Friday, 14 July 2017

Sharia law

is a topic apparently being taught in a subject called "Muslim minorities and the law" at the University of Sydney. It apparently calls for Sharia law to be recognised with respect to such things as polygamy and lowering the age of consent for marriage. The lecturers of the course use a book they wrote themselves and, it is said, claim that the failure by police to recognise "conservative Muslim values" makes it harder to control terrorism.
I did not do my degree in law at the University of Sydney. I also did it long enough ago that, at the university I went to, we had plenty of Muslim students but nobody would even have contemplated that there was a need to teach anything like this. I taught many of the Muslim students the finer points of legal language. I am still friendly with some of them. There is just one of these former students who might - just might - approve of such a course being taught. Discuss these things? Yes. Suggest or ask for them to become part of  Downunder's legal system? No.
So, what's going on here? Polygamy used to be a means of making sure that a woman whose husband died was supported. Way back in history a man would "marry" his brother's wife in order to make sure she had a home. Over the centuries that changed slowly. In some parts of the world it is still a means of support or a means of showing how wealthy you are. 
The vast majority of countries have out outlawed polygamy. The United Nations Human Rights Committee considers it violates the International Covenant on Civil and Political Rights. 
Despite that it seems we have a course being taught in one of our leading law schools saying it should be recognised. Not only that but those teaching it are suggesting that the age of consent should also be lowered. In New South Wales, the state the course is taught in, the age of consent is 16. In two states it is 17 - and 16 in the others.  It is unrealistic but the age of consent is surely something which should coincide with the age at which someone is recognised as being an "adult" under the law? To suggest that it should be lowered to fit in with Sharia law is something I find disturbing. There are issues of "willingness" and "consent" - two different things - which need to be recognised too.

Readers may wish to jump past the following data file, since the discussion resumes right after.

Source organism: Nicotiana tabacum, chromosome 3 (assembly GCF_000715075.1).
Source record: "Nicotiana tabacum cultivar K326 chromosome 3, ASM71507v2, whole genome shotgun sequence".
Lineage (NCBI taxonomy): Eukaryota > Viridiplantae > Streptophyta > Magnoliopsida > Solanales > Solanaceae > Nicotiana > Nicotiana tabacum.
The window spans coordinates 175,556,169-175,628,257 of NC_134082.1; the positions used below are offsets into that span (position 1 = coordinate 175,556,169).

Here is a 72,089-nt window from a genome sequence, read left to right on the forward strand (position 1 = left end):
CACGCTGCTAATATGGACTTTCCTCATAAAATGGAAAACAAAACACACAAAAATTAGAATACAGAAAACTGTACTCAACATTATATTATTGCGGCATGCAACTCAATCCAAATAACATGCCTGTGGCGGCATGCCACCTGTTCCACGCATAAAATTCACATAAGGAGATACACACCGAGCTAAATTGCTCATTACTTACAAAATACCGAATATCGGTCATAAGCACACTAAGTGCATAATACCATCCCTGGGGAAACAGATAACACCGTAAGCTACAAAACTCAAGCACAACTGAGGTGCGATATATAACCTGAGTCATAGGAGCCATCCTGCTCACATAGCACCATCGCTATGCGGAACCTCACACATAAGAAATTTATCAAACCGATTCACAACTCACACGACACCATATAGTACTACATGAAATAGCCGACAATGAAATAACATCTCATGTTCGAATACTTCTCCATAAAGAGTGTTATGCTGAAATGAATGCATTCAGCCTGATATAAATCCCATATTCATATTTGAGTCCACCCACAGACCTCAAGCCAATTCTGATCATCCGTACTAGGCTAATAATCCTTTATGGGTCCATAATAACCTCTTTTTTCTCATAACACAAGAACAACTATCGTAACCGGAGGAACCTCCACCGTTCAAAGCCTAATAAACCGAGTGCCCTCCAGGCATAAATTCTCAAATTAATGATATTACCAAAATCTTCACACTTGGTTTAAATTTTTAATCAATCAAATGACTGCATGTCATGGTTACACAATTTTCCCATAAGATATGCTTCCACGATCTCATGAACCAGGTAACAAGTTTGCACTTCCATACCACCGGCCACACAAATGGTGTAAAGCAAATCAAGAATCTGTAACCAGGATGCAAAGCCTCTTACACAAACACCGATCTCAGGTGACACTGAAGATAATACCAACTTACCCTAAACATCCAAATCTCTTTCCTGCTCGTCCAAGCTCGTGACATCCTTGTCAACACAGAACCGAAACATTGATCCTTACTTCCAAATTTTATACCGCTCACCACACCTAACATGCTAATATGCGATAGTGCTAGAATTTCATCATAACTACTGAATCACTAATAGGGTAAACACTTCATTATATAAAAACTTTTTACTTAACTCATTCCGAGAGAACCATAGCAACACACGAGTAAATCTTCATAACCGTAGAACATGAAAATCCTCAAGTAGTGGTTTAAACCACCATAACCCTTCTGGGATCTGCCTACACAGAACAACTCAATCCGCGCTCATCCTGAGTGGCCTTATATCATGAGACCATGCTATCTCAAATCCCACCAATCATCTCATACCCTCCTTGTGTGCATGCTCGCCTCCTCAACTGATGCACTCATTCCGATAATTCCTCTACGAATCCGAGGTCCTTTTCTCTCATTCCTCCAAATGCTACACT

In our society there are good reasons for laws about monogamy and the age of consent. They are there to protect people, particularly females, from being abused. All too often the "second" wife (and any subsequent wife) is also treated in a second class fashion. There are still arranged marriages - where the girl is not willing but has given her "consent" because she sees no means of avoiding it. Why should the law actively support such abuses in a country where there is no need for women to marry in order to be independent?
I know there will be people who will read this and say, "But you don't understand Sharia law" - and no, I don't. However if you can explain why it is a good thing and how such "conservative values" fit into the present day then please do. 


kayT said...

Is that a required course? I surely hope not. I surely hope that this notion of "Sharia Law" doesn't catch on in your country or in mine (USA). As a woman, it horrifies me.

cathyc said...

I agree with Kay. The idea that Sharia Law is infiltrating Australia appalls me.